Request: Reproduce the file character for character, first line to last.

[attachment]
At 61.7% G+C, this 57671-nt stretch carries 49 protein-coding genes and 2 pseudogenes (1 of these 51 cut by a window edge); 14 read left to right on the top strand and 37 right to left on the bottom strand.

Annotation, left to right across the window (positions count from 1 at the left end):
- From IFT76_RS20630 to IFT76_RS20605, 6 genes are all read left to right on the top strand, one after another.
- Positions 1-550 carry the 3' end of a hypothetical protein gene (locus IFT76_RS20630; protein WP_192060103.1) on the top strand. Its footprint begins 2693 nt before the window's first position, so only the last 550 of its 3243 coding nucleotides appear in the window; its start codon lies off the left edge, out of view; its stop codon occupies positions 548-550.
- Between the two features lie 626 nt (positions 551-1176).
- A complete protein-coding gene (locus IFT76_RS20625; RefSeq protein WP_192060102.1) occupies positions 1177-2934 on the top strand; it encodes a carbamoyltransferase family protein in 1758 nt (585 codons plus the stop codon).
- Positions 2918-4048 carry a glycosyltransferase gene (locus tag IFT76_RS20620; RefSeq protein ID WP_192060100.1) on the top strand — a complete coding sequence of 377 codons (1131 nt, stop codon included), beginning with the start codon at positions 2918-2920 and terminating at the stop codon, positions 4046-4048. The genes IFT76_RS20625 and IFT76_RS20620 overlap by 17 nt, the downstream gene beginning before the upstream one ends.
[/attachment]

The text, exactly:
At 61.7% G+C, this 57671-nt stretch carries 49 protein-coding genes and 2 pseudogenes (1 of these 51 cut by a window edge); 14 read left to right on the top strand and 37 right to left on the bottom strand.

Annotation, left to right across the window (positions count from 1 at the left end):
- From IFT76_RS20630 to IFT76_RS20605, 6 genes are all read left to right on the top strand, one after another.
- Positions 1-550 carry the 3' end of a hypothetical protein gene (locus IFT76_RS20630; protein WP_192060103.1) on the top strand. Its footprint begins 2693 nt before the window's first position, so only the last 550 of its 3243 coding nucleotides appear in the window; its start codon lies off the left edge, out of view; its stop codon occupies positions 548-550.
- Between the two features lie 626 nt (positions 551-1176).
- A complete protein-coding gene (locus IFT76_RS20625; RefSeq protein WP_192060102.1) occupies positions 1177-2934 on the top strand; it encodes a carbamoyltransferase family protein in 1758 nt (585 codons plus the stop codon).
- Positions 2918-4048 carry a glycosyltransferase gene (locus tag IFT76_RS20620; RefSeq protein ID WP_192060100.1) on the top strand — a complete coding sequence of 377 codons (1131 nt, stop codon included), beginning with the start codon at positions 2918-2920 and terminating at the stop codon, positions 4046-4048. The genes IFT76_RS20625 and IFT76_RS20620 overlap by 17 nt, the downstream gene beginning before the upstream one ends.